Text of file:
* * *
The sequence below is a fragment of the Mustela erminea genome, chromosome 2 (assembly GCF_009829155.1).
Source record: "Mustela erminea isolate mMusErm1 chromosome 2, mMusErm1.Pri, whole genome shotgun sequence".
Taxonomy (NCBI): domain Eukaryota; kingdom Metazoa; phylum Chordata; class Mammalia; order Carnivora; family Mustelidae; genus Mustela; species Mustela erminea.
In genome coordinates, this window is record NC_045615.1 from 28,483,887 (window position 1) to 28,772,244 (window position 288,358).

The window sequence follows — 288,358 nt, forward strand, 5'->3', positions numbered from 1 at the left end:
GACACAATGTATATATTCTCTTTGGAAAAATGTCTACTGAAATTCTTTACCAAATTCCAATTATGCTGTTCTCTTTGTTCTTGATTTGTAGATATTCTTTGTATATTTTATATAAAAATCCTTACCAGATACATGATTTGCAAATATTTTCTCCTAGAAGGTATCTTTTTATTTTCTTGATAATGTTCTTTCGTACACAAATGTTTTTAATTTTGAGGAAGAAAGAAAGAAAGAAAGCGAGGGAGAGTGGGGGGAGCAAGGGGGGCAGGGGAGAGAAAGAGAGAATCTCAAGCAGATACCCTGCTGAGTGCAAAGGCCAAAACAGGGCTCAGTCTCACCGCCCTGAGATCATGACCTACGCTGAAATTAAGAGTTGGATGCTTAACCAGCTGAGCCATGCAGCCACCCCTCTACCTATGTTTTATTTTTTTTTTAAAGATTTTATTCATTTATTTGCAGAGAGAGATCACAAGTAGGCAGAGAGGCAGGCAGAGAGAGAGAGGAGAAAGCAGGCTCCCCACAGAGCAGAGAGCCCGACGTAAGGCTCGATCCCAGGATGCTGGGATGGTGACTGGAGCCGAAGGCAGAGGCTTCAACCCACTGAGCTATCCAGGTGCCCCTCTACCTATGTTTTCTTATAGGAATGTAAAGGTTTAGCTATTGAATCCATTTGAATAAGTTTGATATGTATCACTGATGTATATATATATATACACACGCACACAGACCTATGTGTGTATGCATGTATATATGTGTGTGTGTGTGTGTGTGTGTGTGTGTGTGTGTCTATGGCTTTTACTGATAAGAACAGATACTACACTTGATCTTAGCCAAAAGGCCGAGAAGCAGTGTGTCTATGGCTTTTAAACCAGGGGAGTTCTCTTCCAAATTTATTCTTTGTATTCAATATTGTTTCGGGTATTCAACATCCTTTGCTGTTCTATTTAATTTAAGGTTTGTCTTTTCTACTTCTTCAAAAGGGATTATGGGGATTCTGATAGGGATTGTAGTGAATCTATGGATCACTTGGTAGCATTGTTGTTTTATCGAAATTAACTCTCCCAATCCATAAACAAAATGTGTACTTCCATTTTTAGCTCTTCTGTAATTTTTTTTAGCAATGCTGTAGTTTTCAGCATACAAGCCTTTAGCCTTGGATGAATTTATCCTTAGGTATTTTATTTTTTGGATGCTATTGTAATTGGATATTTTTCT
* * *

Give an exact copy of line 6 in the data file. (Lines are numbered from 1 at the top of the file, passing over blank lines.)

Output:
GACACAATGTATATATTCTCTTTGGAAAAATGTCTACTGAAATTCTTTACCAAATTCCAATTATGCTGTTCTCTTTGTTCTTGATTTGTAGATATTCTTTGTATATTTTATATAAAAATCCTTACCAGATACATGATTTGCAAATATTTTCTCCTAGAAGGTATCTTTTTATTTTCTTGATAATGTTCTTTCGTACACAAATGTTTTTAATTTTGAGGAAGAAAGAAAGAAAGAAAGCGAGGGAGAGTGGGGGGAGCAAGGGGGGCAGGGGAGAGAAAGAGAGAATCTCAAGCAGATACCCTGCTGAGTGCAAAGGCCAAAACAGGGCTCAGTCTCACCGCCCTGAGATCATGACCTACGCTGAAATTAAGAGTTGGATGCTTAACCAGCTGAGCCATGCAGCCACCCCTCTACCTATGTTTTATTTTTTTTTTAAAGATTTTATTCATTTATTTGCAGAGAGAGATCACAAGTAGGCAGAGAGGCAGGCAGAGAGAGAGAGGAGAAAGCAGGCTCCCCACAGAGCAGAGAGCCCGACGTAAGGCTCGATCCCAGGATGCTGGGATGGTGACTGGAGCCGAAGGCAGAGGCTTCAACCCACTGAGCTATCCAGGTGCCCCTCTACCTATGTTTTCTTATAGGAATGTAAAGGTTTAGCTATTGAATCCATTTGAATAAGTTTGATATGTATCACTGATGTATATATATATATACACACGCACACAGACCTATGTGTGTATGCATGTATATATGTGTGTGTGTGTGTGTGTGTGTGTGTGTGTGTGTCTATGGCTTTTACTGATAAGAACAGATACTACACTTGATCTTAGCCAAAAGGCCGAGAAGCAGTGTGTCTATGGCTTTTAAACCAGGGGAGTTCTCTTCCAAATTTATTCTTTGTATTCAATATTGTTTCGGGTATTCAACATCCTTTGCTGTTCTATTTAATTTAAGGTTTGTCTTTTCTACTTCTTCAAAAGGGATTATGGGGATTCTGATAGGGATTGTAGTGAATCTATGGATCACTTGGTAGCATTGTTGTTTTATCGAAATTAACTCTCCCAATCCATAAACAAAATGTGTACTTCCATTTTTAGCTCTTCTGTAATTTTTTTTAGCAATGCTGTAGTTTTCAGCATACAAGCCTTTAGCCTTGGATGAATTTATCCTTAGGTATTTTATTTTTTGGATGCTATTGTAATTGGATATTTTTCT